Previous research discovered that alterations to the enzyme ACVR1 are present in approximately 25% of diffuse midline gliomas. These alterations results in the enzyme becoming overactive and causing tumour growth.
Researchers at Northwestern University in Chicago, showed that an altered version of ACVR1 cooperates with another group of proteins called histones. Histone proteins act like a spool for DNA, as they help condense long strands of DNA. Histones also help to regulate the way in which the DNA code is 'read'.
The combination of ACVR1 and histone changes were shown to play an important role in initiating tumour growth.
This study also showed that reducing the activity of ACVR1 has the potential to slow tumour growth and increase survival in pre-clinical models of diffuse midline gliomas.
Diffuse midline glioma is a type of primary, high-grade brain tumour that occurs in children. It is one of the most fatal paediatric brain tumours, with less than 1% of patients diagnosed surviving more than 5 years.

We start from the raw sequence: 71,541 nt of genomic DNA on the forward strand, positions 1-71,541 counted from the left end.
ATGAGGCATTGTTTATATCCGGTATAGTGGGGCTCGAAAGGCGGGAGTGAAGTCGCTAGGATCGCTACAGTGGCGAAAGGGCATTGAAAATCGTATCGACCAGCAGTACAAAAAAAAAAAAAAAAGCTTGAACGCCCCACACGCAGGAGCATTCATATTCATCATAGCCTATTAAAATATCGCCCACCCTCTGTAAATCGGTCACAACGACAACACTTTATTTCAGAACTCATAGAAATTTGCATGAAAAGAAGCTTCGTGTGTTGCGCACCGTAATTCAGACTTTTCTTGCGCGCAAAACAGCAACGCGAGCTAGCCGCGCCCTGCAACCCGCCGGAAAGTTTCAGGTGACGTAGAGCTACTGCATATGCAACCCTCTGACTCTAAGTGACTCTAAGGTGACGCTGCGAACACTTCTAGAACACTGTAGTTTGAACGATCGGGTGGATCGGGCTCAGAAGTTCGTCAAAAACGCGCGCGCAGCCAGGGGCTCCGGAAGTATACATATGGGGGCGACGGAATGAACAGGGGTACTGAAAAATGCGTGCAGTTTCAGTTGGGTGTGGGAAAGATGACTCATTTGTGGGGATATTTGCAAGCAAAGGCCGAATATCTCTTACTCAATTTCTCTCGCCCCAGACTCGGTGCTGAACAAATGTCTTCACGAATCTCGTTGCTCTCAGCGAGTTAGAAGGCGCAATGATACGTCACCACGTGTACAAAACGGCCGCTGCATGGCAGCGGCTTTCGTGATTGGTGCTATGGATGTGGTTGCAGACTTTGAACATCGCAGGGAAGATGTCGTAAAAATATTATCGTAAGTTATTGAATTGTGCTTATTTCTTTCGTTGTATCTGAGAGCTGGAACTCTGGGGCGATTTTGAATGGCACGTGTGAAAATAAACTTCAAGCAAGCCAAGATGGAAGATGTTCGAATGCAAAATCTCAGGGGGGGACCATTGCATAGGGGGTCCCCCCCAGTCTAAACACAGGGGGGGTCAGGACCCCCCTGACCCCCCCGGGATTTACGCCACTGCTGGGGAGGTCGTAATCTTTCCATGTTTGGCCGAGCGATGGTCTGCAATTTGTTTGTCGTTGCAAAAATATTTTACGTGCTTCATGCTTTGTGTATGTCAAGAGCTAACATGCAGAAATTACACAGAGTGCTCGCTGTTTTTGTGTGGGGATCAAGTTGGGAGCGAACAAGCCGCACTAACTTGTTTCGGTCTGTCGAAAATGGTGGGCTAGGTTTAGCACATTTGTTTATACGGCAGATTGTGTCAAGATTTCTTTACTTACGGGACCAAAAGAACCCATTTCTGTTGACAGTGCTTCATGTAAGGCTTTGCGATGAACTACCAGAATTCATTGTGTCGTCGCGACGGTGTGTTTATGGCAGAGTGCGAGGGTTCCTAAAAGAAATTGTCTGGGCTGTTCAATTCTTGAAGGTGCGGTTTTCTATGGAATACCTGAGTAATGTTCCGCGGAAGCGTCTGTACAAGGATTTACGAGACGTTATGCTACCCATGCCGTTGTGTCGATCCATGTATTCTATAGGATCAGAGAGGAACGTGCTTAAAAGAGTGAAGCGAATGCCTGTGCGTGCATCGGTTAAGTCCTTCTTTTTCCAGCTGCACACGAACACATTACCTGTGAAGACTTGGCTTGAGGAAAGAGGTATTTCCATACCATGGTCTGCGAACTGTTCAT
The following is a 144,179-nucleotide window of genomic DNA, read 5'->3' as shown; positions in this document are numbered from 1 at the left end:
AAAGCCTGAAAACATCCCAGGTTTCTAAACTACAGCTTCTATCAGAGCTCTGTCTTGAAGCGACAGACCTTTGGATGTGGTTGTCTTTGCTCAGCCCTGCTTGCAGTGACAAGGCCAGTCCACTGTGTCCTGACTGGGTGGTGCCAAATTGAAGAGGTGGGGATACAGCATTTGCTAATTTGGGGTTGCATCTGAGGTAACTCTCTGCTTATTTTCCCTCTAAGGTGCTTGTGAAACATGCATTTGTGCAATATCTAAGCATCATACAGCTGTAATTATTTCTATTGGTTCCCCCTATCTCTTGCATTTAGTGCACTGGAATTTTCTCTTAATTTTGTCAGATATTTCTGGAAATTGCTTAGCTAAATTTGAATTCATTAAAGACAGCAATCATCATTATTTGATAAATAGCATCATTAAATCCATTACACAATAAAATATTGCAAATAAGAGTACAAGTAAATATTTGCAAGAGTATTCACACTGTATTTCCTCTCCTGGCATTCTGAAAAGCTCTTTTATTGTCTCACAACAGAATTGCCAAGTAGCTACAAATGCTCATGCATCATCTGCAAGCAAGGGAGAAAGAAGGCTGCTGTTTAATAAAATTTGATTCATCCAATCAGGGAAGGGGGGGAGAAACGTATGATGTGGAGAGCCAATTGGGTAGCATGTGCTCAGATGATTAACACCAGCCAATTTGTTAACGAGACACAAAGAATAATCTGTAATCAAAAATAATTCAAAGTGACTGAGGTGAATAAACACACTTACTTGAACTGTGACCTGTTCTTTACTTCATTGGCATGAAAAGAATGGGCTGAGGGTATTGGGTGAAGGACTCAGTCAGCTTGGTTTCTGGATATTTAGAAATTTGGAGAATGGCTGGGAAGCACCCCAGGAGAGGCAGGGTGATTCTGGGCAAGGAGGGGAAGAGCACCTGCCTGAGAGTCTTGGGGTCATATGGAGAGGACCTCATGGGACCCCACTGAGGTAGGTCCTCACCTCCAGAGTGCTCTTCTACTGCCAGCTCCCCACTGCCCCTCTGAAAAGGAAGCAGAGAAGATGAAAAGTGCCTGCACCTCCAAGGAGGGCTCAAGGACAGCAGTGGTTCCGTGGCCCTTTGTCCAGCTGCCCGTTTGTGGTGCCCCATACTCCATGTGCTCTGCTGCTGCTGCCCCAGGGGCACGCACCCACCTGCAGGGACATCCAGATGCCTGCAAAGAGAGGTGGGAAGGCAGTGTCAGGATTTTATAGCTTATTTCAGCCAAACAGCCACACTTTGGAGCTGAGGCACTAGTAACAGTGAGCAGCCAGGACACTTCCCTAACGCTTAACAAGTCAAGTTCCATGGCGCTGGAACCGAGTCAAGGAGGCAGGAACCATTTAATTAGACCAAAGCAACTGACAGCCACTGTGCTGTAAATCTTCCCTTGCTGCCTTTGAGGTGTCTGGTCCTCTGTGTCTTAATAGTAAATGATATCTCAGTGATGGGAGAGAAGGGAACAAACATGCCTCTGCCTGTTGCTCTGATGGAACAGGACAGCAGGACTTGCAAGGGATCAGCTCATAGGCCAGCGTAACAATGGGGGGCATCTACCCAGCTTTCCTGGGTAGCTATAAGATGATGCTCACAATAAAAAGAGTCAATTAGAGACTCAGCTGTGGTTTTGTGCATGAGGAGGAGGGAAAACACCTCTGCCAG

The dismal prognosis of these tumours can be blamed on its location within the brain, the brain stem. The brain stem is difficult to access, making it difficult to remove the tumour using current surgical techniques.
The current standard of care to treat diffuse midline glioma is radiation therapy. However, this is not a cure and only reduces the symptoms temporarily, making new and effective treatments for this tumour type critical.
The results of this study are encouraging and the researchers aim to continue further research on this drug before advancing it into clinical trials.
Doing similar work is Structural Genomics Consortium (SGC), who are working in partnership with The Charity to screen various drugs to block the activity of ACVR1. The SGC work closely with a biotech company called M4K Pharma who have found a compound, called MK42009, that has the ability to block the function of ACVR1.
While further research is needed before this compound can be tested in children, the compound had shown to be selective, can be administered orally, and has the ability to cross the blood brain barrier.
For more information please contact the Research Team at email@example.com.